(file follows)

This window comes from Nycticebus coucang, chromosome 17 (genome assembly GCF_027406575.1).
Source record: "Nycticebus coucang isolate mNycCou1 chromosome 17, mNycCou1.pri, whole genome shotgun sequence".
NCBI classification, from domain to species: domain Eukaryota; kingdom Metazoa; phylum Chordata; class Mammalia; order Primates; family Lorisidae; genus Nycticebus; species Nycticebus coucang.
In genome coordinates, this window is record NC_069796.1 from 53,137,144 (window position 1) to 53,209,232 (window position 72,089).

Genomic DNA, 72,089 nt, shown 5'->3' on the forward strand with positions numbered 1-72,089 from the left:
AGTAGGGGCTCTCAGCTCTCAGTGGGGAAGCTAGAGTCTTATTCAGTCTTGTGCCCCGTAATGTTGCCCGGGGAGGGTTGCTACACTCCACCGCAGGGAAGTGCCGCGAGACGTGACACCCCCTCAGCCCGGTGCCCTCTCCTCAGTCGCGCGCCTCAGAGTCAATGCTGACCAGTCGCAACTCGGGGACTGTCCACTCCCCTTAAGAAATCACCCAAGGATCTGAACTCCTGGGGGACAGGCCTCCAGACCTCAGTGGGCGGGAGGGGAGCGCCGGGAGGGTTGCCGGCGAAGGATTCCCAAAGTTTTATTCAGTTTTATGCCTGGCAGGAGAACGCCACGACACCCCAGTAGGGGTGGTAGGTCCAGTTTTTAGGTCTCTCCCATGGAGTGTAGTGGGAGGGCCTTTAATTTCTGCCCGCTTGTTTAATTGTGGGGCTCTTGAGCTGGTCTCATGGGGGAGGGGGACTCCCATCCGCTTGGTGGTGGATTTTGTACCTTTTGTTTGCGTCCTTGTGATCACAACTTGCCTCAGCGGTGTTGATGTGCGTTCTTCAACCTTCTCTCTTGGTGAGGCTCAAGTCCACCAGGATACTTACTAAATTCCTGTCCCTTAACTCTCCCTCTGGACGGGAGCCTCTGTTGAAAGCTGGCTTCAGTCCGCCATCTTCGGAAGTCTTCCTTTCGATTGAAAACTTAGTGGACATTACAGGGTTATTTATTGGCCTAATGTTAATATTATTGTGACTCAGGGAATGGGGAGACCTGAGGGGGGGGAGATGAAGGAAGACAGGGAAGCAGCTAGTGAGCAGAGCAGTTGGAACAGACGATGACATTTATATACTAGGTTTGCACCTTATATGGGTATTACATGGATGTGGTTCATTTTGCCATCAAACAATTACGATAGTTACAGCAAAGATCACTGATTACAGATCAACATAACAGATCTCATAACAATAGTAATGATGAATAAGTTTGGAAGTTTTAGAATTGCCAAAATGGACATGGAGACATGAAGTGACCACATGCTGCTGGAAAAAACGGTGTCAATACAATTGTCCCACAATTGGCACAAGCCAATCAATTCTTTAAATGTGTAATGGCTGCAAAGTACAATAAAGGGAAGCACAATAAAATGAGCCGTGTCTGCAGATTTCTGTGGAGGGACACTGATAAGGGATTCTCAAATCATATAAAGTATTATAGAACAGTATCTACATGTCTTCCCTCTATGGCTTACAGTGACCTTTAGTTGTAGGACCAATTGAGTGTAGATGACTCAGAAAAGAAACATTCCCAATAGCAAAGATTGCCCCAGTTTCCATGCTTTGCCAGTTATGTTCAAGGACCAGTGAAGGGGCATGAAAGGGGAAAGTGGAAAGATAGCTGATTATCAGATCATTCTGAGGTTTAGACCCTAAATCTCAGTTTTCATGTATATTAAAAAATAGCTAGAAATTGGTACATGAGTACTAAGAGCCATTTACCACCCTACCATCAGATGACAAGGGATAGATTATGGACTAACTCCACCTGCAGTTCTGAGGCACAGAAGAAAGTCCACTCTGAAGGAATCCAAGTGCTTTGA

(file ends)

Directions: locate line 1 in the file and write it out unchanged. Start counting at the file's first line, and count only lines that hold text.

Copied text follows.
This window comes from Nycticebus coucang, chromosome 17 (genome assembly GCF_027406575.1).